Rove was to testify before the U.S. House of Representatives Judiciary Committee's Subcommittee on Commercial and Administrative Law about allegations of politicization of the Justice Department as they related to the firings of U.S. attorneys and the prosecution of a former Alabama governor. Subcommittee Chairwoman Linda Sanchez, D-Calif., and Committee Chairman John Coyners, D-Mich., previously said Rove wasn't immune from testifying.
Sanchez Thursday argued Rove's claim of immunity was invalid, saying, "Mr. Rove is required pursuant to the subpoena to be present at this hearing and to answer questions or to assert privilege with respect to specific questions."
A letter dated July 1 from Rove's attorney, Robert Luskin, said, "(As) a former senior adviser to the president of the United States, he remains obligated to assert privileges held by the president."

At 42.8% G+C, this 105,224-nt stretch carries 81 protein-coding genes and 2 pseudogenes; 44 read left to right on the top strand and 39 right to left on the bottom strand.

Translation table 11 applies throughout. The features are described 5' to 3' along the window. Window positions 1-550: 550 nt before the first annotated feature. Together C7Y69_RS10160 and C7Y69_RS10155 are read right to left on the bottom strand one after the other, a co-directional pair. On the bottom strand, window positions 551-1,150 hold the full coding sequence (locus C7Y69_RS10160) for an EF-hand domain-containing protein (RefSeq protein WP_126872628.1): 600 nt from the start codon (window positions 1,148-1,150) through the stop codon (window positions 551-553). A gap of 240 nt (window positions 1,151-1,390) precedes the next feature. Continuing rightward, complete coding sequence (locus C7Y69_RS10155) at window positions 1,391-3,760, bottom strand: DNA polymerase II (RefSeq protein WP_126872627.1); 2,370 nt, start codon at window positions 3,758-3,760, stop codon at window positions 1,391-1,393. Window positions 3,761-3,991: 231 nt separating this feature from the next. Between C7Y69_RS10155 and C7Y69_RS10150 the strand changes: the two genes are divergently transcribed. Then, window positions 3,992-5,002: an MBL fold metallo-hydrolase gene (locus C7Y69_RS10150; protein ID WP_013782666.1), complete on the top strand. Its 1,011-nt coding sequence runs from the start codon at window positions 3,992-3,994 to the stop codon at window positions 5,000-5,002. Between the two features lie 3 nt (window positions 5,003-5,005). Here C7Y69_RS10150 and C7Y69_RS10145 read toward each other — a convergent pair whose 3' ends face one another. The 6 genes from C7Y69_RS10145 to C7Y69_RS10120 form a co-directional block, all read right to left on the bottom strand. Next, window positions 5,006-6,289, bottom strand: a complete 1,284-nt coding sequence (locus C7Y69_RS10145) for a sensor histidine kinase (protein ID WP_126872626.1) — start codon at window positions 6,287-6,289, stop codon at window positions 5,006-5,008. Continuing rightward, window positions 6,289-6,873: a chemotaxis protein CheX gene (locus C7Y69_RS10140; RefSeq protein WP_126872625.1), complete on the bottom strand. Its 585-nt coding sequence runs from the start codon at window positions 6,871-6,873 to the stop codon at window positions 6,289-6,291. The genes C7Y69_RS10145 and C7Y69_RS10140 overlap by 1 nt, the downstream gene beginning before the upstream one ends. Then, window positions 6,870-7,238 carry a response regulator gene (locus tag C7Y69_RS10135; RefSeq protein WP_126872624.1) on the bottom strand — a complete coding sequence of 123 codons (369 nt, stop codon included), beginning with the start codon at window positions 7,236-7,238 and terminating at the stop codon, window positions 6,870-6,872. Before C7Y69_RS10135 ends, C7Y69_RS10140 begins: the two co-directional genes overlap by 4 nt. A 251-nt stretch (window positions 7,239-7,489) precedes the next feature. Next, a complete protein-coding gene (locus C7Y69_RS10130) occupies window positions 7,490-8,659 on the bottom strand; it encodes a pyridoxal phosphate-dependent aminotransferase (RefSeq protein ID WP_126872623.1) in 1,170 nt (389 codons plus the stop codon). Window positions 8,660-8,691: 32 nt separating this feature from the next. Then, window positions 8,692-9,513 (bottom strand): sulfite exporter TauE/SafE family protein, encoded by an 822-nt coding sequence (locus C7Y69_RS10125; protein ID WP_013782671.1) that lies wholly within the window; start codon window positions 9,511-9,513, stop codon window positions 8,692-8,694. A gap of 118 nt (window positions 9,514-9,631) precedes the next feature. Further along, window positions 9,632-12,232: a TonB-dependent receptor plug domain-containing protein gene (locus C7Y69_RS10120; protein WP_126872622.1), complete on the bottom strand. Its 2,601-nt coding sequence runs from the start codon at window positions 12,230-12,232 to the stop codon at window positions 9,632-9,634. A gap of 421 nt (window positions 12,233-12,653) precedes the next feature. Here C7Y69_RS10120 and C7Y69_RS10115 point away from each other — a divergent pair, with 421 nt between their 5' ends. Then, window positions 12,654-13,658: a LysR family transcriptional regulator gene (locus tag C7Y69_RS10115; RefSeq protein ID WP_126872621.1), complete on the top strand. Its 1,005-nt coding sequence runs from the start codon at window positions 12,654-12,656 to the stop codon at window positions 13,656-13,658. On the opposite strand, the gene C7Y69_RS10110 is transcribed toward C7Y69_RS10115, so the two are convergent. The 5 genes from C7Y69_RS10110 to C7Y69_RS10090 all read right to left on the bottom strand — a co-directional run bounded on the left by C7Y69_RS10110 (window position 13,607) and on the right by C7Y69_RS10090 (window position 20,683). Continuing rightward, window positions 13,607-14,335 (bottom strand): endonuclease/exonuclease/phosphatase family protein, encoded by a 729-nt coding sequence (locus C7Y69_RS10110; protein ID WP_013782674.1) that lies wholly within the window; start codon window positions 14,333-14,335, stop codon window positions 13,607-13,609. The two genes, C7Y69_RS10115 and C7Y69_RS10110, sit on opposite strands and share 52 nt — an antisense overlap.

Among the findings listed in Sanchez' ruling posted on the committee's Web site was that Rove's claims of "absolute immunity directly contradict the conduct of this and past administrations with respect to White House officials appearing before Congress."
Also, the White House "failed to demonstrate that the information we are seeking from him under the subpoena is covered by that privilege," Sanchez said.